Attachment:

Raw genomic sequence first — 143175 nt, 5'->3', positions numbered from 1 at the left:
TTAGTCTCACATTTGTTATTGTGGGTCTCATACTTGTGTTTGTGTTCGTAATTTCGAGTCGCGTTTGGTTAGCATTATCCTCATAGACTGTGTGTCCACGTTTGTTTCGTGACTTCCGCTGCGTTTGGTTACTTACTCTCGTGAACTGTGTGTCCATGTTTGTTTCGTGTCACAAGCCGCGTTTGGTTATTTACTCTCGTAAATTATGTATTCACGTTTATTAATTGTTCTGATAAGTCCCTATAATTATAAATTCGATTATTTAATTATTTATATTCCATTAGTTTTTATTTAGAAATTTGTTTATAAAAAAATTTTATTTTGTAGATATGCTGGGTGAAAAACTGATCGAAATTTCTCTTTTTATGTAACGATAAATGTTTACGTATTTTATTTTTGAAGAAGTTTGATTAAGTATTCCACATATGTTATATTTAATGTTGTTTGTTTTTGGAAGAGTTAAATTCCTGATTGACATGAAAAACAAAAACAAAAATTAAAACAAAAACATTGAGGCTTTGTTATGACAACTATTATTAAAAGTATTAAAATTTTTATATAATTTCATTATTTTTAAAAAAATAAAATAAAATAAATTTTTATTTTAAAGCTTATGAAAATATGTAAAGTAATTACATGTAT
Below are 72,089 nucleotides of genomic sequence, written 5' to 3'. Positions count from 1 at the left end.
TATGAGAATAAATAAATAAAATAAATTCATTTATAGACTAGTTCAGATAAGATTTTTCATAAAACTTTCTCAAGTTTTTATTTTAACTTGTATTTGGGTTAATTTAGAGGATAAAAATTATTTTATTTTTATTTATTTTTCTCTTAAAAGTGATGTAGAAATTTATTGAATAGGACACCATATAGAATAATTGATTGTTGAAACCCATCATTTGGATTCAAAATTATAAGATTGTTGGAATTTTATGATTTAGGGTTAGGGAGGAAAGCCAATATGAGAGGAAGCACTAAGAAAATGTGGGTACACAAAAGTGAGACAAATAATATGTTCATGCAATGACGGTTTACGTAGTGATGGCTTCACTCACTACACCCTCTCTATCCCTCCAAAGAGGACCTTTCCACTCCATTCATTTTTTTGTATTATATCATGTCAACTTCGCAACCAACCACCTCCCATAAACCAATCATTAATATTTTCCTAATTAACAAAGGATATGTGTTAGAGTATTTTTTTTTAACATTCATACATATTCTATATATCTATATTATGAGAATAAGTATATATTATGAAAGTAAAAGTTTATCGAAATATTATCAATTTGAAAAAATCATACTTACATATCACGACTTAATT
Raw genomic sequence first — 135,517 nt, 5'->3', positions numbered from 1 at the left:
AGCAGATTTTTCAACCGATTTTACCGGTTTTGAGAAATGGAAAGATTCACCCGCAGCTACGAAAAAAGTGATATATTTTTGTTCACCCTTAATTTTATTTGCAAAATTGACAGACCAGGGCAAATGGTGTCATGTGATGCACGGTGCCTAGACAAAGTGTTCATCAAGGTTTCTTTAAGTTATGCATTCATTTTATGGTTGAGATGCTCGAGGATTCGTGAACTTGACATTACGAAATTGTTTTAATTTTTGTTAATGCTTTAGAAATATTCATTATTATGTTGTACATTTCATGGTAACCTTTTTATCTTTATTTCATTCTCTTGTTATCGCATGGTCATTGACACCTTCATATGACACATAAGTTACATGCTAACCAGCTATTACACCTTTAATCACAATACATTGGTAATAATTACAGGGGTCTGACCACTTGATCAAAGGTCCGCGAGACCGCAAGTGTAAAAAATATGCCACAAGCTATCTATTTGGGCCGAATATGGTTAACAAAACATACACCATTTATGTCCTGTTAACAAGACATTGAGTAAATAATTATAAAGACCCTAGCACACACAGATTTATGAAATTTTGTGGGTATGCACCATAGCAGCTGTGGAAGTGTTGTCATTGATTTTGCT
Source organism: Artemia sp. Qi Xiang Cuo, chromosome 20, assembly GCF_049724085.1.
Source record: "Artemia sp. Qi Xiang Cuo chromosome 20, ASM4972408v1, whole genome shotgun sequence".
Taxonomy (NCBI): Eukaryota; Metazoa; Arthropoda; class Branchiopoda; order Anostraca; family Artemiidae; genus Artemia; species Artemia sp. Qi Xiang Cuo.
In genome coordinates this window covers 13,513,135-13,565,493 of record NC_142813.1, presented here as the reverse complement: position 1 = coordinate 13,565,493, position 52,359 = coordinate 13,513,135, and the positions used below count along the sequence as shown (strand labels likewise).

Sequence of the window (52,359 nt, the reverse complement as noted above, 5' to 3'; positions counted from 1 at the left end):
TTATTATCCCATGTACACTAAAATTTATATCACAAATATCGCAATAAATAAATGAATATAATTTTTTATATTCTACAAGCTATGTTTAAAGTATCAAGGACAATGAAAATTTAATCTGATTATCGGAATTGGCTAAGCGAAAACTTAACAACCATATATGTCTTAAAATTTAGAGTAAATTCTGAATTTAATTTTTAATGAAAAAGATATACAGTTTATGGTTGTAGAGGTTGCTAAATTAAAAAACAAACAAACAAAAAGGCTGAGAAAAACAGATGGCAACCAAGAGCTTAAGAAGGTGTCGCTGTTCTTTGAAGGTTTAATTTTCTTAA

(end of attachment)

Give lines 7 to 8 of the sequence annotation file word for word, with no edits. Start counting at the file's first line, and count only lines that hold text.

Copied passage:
Source organism: Artemia sp. Qi Xiang Cuo, chromosome 20, assembly GCF_049724085.1.
Source record: "Artemia sp. Qi Xiang Cuo chromosome 20, ASM4972408v1, whole genome shotgun sequence".